Most cable suspension systems are significantly over engineered based on industry custom and practice - or significantly under engineered down to cost - can we change the M10 to gripple wire sort of thing



Regards



OMS


OK, I have had a look through this and just want to make sure I have understood it.

In the example OMS gave he assumed 4 x 185mm 4 core SWA at an assumed weight of 6Kg/m/cable if I am understanding correctly. My information (BATT & Eland) say its 10.3Kg/m - so is that just a look up misread from OMS or am I missing something? So if I am right that would be 4 x 10.3 = 41.2Kg/m.

If we add additional capacity for future cables to be added, say 30%, that would be approx 54Kg. I am not sure if OMS added this to his calculation, it looks like he just added the weight of a length of tray? I am probably getting this wrong though!

So in OMS example for tray/m he says 8Kg, so I assume that is an estimate for a 3m length? I have a figure of 9.2Kg for a 3m length of 300mm swifts tray, so I assume that is what I should allow.

so this gives me 54Kg x 3 for a 3m span plus the weight of the tray itself at 9.2 Kg, so approx 171Kg in total. So if the span is 3m and there is a hanger either end plus one at mid point (1.5m spacing) for mcompliance with deflection requirements, that is a load of 171/6 per fixing - 28.5Kg. So if we add a safety factor of x 3, that equals 28.5 x 3 = approx 86 Kg per fixing.

As my calculation is coming out rather higher than OMS I wondered if I had made a mistake or misunderstood something. I am knocking up a little spreadsheet to check loads for different fixing type so would appreciate any advice.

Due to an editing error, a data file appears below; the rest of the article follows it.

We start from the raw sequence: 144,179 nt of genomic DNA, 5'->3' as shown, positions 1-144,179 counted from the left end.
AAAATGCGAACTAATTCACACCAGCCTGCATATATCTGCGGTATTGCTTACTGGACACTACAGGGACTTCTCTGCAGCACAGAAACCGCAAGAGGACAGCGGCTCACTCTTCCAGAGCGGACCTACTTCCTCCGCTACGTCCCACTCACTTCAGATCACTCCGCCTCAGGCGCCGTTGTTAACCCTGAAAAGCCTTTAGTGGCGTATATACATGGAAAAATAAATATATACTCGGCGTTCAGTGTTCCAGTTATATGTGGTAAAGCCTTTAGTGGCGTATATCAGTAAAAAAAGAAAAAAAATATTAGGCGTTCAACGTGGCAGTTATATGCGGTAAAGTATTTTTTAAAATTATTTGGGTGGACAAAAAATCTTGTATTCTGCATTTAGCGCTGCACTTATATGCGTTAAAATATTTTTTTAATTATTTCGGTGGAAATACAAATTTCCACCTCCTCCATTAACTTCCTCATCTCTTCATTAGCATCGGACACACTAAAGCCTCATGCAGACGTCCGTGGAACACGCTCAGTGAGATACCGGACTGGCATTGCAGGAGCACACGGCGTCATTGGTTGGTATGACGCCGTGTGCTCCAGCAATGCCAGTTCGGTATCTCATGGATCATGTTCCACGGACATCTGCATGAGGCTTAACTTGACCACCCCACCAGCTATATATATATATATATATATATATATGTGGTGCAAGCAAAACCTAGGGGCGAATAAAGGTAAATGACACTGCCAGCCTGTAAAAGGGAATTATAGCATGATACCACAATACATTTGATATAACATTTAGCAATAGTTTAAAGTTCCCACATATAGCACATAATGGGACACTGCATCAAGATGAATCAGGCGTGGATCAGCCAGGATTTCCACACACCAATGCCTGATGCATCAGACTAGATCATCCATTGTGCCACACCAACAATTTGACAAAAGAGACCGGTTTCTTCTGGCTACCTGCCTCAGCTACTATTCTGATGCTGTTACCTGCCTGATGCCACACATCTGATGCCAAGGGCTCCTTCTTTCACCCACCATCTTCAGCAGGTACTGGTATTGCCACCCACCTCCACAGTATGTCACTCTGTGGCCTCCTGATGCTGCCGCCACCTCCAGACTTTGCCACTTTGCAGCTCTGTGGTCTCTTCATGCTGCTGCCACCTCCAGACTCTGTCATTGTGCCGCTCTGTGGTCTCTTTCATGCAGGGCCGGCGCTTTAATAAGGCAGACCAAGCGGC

27 November 2017 12:51 PM
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OMS

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I was making it up as I went along Leckie - just to give you an idea of methodology

Basically, ascertain your actual and predicted loads, determine the allowable deflection and thus the centres of the fixing points - add in your margins, and decide what you need to hang it

If you put 4 x 185mm2 on a tray (and certainly it'll be bigger than 300mm) you won't have any spare room to add any spare capacity - work out the bending radii - it just about fits on a 600mm2 tray (with a few associated 95mm earths)

Regards

OMS

-------------------------
Let the wind blow you, across a big floor.
 27 November 2017 01:16 PM
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leckie

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Ah, thanks, not a bad estimate then!

For what ! am looking at today its only a 10mm and a 50mm SWA so a bit of 300mm should just be OK, but its quite close on the bending radius. Cable diameter of the 50mm 4 core is about 32mm x 8 = 256mm, so it just goes.

Thanks
 07 December 2017 10:04 PM
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basil.wallace

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Originally posted by: leckie

Ah well, that's interesting, on bigger tray, say 300mm plus, we space at 1500mm on 10mm rod into 10mm anchors, with addional support at all ends, angles, tees of crossovers. So probably OK in most cases. Thanks for that OMS, I will put that calculation methodology onto my contract spreadsheet.



Praise the nerd!


Leckie, could you email me a copy of your contract spreadsheet. I'm doing a similar exercise. My email address is basilwallace@yahoo.co.uk

Basil Wallace PgDip MIET EngTech
 08 December 2017 08:51 AM